10 Ways The World Of Work Will Change Over The Next Decade

10 ways the world of work could be revolutionised by technology over the next 10 years.
  • The DNV GL Technology Outlook 2030 report highlights how the world of work could change over the next ten years.
  • The IoT and digitisation will unleash a wealth of new business models and opportunities on the world of work.
  • But we need to tread carefully to protect the future of work, or ‘mass unemployment’ could result.

When the clock strikes midnight on 31st December 2019, we won’t just enter a New Year. A new decade also dawns and the 2020s will usher in an era where our world of work seamlessly connects to new technologies, opening up a world of possibilities in both the real and virtual realms.

“The future of work can be characterised by agility, flexibility, automation, remote working, mobility, and varying employment relations,” according to the Technology Outlook 2030 report from international accredited registrar and classification society DNV GL.

Based on the findings in the Technology Outlook 2030 report, here are my 10 predictions for the next 10 years of work:

#1 Our traditional 9-to-5 roles are replaced by flexible contracts

Flexibility will become the norm for the world’s workforce by 2030. This prediction is indicated in the Technology Outlook 2030 report, which states: “Workers may shift roles and take on new jobs rather than face job losses. Workers are in control of their working plans, deriving value from their specific skills and previous experience through freelancing or consulting in projects or tasks.” 

#2 Job crafting becomes the norm

Thanks to this shift, job crafting will become a necessity for the world’s workforce. Job crafting occurs when an employee makes changes to their job role in order for it to better fit their personal interests and skills.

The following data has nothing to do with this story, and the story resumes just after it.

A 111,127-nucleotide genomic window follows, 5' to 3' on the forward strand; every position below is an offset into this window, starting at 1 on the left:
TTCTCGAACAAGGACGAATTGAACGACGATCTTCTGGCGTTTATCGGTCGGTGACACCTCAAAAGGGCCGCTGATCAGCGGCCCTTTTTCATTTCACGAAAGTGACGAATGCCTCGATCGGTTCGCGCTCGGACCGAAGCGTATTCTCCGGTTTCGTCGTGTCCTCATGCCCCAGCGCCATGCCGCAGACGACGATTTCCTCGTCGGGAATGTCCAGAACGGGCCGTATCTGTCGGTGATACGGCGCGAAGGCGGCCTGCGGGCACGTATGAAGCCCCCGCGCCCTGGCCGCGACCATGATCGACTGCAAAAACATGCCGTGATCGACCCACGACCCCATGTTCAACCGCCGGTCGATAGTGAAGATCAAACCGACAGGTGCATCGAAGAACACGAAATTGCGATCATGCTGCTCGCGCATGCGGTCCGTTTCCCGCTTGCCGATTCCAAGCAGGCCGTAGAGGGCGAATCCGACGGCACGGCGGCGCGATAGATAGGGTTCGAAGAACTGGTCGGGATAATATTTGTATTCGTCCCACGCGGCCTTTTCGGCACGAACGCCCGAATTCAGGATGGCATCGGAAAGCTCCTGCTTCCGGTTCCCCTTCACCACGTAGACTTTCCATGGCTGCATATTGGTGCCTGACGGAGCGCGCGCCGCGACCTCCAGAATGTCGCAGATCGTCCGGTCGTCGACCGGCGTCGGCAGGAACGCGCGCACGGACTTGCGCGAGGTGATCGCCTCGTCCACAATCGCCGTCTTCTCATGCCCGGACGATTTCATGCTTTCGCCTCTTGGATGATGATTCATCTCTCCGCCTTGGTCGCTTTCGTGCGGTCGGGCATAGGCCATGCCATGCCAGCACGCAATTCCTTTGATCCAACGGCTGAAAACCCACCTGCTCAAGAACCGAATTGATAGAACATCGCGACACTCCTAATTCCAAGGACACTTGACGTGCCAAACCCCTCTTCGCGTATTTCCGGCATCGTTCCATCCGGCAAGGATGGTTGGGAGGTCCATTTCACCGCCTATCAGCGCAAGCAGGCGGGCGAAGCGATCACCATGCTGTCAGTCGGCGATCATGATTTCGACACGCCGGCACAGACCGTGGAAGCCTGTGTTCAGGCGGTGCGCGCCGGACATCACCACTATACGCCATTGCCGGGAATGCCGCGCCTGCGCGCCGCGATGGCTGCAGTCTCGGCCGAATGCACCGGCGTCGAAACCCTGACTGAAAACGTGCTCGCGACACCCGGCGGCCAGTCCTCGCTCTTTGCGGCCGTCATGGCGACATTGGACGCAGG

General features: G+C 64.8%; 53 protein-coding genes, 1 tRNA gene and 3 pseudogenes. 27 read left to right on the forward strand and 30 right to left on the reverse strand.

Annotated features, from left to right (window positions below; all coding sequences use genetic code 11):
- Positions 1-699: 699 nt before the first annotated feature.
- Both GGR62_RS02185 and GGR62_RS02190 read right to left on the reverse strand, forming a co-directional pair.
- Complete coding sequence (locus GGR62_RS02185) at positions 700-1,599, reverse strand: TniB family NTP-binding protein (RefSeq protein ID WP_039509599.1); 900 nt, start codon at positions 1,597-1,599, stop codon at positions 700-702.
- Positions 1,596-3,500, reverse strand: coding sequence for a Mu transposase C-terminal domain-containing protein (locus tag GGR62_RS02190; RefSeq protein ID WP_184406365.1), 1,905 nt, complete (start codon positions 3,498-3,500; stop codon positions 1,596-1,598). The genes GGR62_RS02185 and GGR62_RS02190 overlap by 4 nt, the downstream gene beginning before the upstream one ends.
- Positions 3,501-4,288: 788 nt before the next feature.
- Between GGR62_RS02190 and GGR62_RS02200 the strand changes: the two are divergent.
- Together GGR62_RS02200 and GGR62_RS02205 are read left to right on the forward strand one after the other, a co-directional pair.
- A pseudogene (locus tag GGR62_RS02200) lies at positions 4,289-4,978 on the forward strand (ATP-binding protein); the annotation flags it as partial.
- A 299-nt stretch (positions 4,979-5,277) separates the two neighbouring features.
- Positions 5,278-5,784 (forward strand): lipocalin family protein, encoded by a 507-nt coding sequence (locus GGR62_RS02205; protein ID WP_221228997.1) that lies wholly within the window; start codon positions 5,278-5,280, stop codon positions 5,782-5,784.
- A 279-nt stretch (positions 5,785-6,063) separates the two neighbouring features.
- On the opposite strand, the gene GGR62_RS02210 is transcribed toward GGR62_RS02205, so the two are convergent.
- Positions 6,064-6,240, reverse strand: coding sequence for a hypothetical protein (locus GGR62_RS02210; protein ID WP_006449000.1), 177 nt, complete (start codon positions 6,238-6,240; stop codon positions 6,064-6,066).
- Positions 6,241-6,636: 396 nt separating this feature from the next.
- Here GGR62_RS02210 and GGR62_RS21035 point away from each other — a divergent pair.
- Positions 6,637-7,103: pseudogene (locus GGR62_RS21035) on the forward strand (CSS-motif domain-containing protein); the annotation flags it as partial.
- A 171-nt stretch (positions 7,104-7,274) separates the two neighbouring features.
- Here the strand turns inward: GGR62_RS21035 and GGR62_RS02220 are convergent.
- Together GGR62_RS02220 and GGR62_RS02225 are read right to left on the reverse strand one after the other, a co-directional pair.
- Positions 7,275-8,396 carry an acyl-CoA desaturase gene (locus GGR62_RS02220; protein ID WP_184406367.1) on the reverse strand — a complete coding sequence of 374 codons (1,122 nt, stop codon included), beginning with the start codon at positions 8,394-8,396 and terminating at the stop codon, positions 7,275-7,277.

The report states: “They [workers] are often able to pursue different interests with different employers. Companies hire the required skills rather than disciplines or professions, pay by tasks, and have meaningful contingent arrangements.”

#3 The two-way economy enables mass personalisation and customisation

It’s not just our roles that we can pick and choose from in ten years’ time. We will also be able to personalise and customise what we do and how we do it within the world of work.

The report states: “A common element characterising 2030 is the dominant role of a two-way economy resulting from the wide implementation of digital technologies, automation, virtualisation and social media.”

#4 The acceleration of digitisation unlocks widespread IoT-based technical change

Digitisation is creeping into every area of our lives. Come 2030, ubiquitous cloud access and powerful machine learning capabilities mean our working lives will be permanently interlinked with the digital world.

Thanks to the Internet of Things (IoT) and 5G networks, our ecosystems will also be highly connected and the resulting data pipeline will inform every decision your workspace makes for you.

The report states: “By 2025, the technologies making up IoT will continue to advance and be even more deeply embedded into the fabric of today’s society. For industries, this will mean not only increased understanding of the systems being measured and analysed, but increased ability to remotely operate or automate those systems.”